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For Alexander Hamilton’s Home on “The Grange”


One day, three items checked off my 2017 to do list (http://bit.ly/2s4Ydji)! That is what I call a successful day.

Alexander Hamilton is one of our most famous founding fathers. He was never president but in many ways his contributions to our country’s establishment were even more important. His most vital role was likely as the first Secretary of the Treasury in George Washington’s cabinet. Hamilton is also well known for creating the national banking system we still use. 








These accomplishments are not too shabby for a man who was born in another country (Nevis), orphaned by age thirteen, and grew up having dreams of grandeur for himself. This immigrant was a modern man of his times. Unlike other founding fathers he never owned slaves, in fact he was very much opposed to slavery.

Unfortunately Hamilton only lived in this house for two years. He died at the age of forty-nine, in 1804, having been murdered by then Vice-President Aaron Burr in a duel.  

His wife Elizabeth and eight children continued to live in the home that had been designed by John McComb Jr., who is also behind New York City Hall and Gracie Mansion. Elizabeth Hamilton lived on The Grange until 1833.


Named for the ancestral home Hamilton’s grandfather owned in Scotland, The Grange originally sat on thirty-two acres of land. I say originally because for a national landmarked property (since 1962) it has changed locations more than once. That is a first in my experience. 

The first time The Grange was moved was in 1889 and it was taken from West 143rd Street to West 141st Street. The second move brought it to St. Nicholas Park.

After a few other changing hands of ownership the final purchase was made by the National Park Service in 2008. This is when the final move took place leaving The Grange in its current spot where it can be appreciated as a museum and landmark. 








Most if not all of this information I had known prior to my visiting The Grange. Sadly I didn’t get much additional information during my visit.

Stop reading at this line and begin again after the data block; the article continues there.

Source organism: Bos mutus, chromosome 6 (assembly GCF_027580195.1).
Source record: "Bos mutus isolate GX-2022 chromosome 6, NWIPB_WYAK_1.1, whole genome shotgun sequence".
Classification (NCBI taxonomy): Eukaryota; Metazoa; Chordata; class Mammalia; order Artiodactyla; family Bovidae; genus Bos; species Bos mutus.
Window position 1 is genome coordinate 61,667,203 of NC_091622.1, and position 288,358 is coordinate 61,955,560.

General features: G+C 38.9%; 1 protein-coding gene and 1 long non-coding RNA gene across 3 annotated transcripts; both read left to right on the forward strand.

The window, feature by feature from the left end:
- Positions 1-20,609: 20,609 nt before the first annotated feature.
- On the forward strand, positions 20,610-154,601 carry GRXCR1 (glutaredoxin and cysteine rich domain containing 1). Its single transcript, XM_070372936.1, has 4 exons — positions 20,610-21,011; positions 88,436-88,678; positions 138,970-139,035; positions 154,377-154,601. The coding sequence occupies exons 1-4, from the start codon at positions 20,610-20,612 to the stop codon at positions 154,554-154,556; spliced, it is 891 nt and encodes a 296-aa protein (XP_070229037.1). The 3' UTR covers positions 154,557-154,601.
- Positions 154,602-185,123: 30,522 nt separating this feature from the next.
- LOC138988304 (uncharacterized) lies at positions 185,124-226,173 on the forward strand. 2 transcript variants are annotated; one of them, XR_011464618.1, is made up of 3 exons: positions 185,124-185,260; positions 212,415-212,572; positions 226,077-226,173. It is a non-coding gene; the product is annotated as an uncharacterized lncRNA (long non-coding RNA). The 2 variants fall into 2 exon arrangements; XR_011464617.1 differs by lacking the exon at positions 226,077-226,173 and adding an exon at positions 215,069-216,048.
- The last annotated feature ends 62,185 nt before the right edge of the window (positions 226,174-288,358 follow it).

When I arrived I had missed the eleven a.m. tour by fifteen minutes. The next tour wasn’t until two p.m. which I had no intention of waiting around for. Luckily, starting at noon there was an open house. Self-guided tours are allowed and there was a bunch of people waiting around for that to begin as I was. In the basement of the home is a visitor’s center where you can purchase souvenirs, watch a brief film about the life of Alexander Hamilton, checkout the small exhibit, or use the facilities. It made the waiting that much easier. 















When it was finally time to ascend the stairs I was consumed with the familiar feeling of excitement and anxiety. When I got to the first floor of the home I was greeted by a huge portrait of the home’s former owner and a magnificent wide reaching front door. 

On this floor there was the dining room, sitting room, and Alexander’s office. There were two rooms towards the back the seemed to have no real purpose or depiction of what the Hamilton’s used it for. There was a video playing about the moving of the home in one and another basic exhibit in the other. 


Visitors are not allowed on the second floor as the NPS uses that for office space. I was HUGELY disappointed by this.

Another disappointment was discovering the most of the furniture in the home are reproductions. This just added to the inauthentic experience I felt I was having.

As far as landmarked buildings go this was probably the least pleased I have ever been. The whole visit took about ten minutes if that, once I was allowed upstairs.